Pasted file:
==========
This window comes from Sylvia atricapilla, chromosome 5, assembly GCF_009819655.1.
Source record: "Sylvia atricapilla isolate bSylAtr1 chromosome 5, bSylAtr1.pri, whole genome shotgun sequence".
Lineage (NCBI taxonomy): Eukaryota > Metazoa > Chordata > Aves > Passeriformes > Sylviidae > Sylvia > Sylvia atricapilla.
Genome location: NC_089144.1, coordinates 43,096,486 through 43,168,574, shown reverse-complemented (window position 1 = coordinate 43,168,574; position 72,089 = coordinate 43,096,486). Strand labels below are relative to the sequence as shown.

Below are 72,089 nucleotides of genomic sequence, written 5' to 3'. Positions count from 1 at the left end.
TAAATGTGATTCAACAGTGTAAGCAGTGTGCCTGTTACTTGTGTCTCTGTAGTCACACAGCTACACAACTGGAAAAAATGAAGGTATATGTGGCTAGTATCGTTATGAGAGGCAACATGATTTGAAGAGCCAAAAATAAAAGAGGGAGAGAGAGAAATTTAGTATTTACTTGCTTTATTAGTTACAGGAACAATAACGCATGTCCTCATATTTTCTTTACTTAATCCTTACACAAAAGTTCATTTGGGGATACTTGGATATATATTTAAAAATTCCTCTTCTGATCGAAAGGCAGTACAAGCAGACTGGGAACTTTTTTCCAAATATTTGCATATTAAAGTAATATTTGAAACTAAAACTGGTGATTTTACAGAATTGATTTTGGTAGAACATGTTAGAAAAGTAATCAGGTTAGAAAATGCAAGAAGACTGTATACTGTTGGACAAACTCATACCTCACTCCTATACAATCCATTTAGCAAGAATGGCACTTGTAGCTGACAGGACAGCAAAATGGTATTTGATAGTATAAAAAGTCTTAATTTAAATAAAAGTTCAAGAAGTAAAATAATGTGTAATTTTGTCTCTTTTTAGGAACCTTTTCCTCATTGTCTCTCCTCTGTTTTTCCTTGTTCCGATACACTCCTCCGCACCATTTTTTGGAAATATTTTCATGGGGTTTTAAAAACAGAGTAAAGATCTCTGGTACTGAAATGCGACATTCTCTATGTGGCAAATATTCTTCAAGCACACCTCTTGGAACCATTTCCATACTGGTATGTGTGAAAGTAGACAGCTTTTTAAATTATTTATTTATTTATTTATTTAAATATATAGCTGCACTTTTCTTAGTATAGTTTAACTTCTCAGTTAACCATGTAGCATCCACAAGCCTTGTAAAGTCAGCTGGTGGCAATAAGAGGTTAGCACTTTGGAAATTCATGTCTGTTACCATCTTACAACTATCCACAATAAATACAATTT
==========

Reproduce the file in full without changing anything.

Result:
This window comes from Sylvia atricapilla, chromosome 5, assembly GCF_009819655.1.
Source record: "Sylvia atricapilla isolate bSylAtr1 chromosome 5, bSylAtr1.pri, whole genome shotgun sequence".
Lineage (NCBI taxonomy): Eukaryota > Metazoa > Chordata > Aves > Passeriformes > Sylviidae > Sylvia > Sylvia atricapilla.
Genome location: NC_089144.1, coordinates 43,096,486 through 43,168,574, shown reverse-complemented (window position 1 = coordinate 43,168,574; position 72,089 = coordinate 43,096,486). Strand labels below are relative to the sequence as shown.

Below are 72,089 nucleotides of genomic sequence, written 5' to 3'. Positions count from 1 at the left end.
TAAATGTGATTCAACAGTGTAAGCAGTGTGCCTGTTACTTGTGTCTCTGTAGTCACACAGCTACACAACTGGAAAAAATGAAGGTATATGTGGCTAGTATCGTTATGAGAGGCAACATGATTTGAAGAGCCAAAAATAAAAGAGGGAGAGAGAGAAATTTAGTATTTACTTGCTTTATTAGTTACAGGAACAATAACGCATGTCCTCATATTTTCTTTACTTAATCCTTACACAAAAGTTCATTTGGGGATACTTGGATATATATTTAAAAATTCCTCTTCTGATCGAAAGGCAGTACAAGCAGACTGGGAACTTTTTTCCAAATATTTGCATATTAAAGTAATATTTGAAACTAAAACTGGTGATTTTACAGAATTGATTTTGGTAGAACATGTTAGAAAAGTAATCAGGTTAGAAAATGCAAGAAGACTGTATACTGTTGGACAAACTCATACCTCACTCCTATACAATCCATTTAGCAAGAATGGCACTTGTAGCTGACAGGACAGCAAAATGGTATTTGATAGTATAAAAAGTCTTAATTTAAATAAAAGTTCAAGAAGTAAAATAATGTGTAATTTTGTCTCTTTTTAGGAACCTTTTCCTCATTGTCTCTCCTCTGTTTTTCCTTGTTCCGATACACTCCTCCGCACCATTTTTTGGAAATATTTTCATGGGGTTTTAAAAACAGAGTAAAGATCTCTGGTACTGAAATGCGACATTCTCTATGTGGCAAATATTCTTCAAGCACACCTCTTGGAACCATTTCCATACTGGTATGTGTGAAAGTAGACAGCTTTTTAAATTATTTATTTATTTATTTATTTAAATATATAGCTGCACTTTTCTTAGTATAGTTTAACTTCTCAGTTAACCATGTAGCATCCACAAGCCTTGTAAAGTCAGCTGGTGGCAATAAGAGGTTAGCACTTTGGAAATTCATGTCTGTTACCATCTTACAACTATCCACAATAAATACAATTT